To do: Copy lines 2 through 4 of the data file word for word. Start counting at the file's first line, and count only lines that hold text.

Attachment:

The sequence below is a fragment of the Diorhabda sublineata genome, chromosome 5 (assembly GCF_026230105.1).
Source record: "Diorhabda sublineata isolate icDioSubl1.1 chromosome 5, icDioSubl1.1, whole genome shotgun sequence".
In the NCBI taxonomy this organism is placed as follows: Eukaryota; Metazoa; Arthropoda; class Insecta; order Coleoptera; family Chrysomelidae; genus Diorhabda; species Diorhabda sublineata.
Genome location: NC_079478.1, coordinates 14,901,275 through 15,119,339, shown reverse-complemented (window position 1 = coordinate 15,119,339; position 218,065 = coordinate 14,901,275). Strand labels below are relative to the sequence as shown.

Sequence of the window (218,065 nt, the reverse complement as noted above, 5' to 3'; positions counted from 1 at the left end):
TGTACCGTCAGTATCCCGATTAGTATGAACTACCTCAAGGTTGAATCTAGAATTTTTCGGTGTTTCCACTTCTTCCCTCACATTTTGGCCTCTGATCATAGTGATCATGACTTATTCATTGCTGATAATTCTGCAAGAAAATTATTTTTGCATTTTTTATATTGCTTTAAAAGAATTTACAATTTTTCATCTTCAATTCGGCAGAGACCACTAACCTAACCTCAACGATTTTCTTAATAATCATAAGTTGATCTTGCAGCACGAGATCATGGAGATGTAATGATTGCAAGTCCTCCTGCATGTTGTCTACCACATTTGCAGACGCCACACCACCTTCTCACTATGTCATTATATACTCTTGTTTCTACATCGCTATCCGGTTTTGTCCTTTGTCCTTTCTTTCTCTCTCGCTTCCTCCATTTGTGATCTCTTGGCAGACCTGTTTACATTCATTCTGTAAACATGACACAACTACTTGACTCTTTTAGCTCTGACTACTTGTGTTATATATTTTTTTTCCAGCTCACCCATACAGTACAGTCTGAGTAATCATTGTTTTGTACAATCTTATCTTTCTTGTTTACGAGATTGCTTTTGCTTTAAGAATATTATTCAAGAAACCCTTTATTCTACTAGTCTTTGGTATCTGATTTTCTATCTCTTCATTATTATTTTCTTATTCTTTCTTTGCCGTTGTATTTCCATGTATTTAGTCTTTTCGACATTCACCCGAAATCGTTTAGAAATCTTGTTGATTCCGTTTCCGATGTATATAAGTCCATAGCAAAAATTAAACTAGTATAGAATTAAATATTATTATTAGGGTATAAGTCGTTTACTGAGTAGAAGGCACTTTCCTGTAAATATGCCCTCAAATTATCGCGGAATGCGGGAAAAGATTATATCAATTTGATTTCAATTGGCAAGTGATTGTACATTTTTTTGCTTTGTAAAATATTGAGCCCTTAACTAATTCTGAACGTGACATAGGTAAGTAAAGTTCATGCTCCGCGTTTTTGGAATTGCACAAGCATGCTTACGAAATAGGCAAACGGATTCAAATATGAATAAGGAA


Source record: "Diorhabda sublineata isolate icDioSubl1.1 chromosome 5, icDioSubl1.1, whole genome shotgun sequence".
In the NCBI taxonomy this organism is placed as follows: Eukaryota; Metazoa; Arthropoda; class Insecta; order Coleoptera; family Chrysomelidae; genus Diorhabda; species Diorhabda sublineata.
Genome location: NC_079478.1, coordinates 14,901,275 through 15,119,339, shown reverse-complemented (window position 1 = coordinate 15,119,339; position 218,065 = coordinate 14,901,275). Strand labels below are relative to the sequence as shown.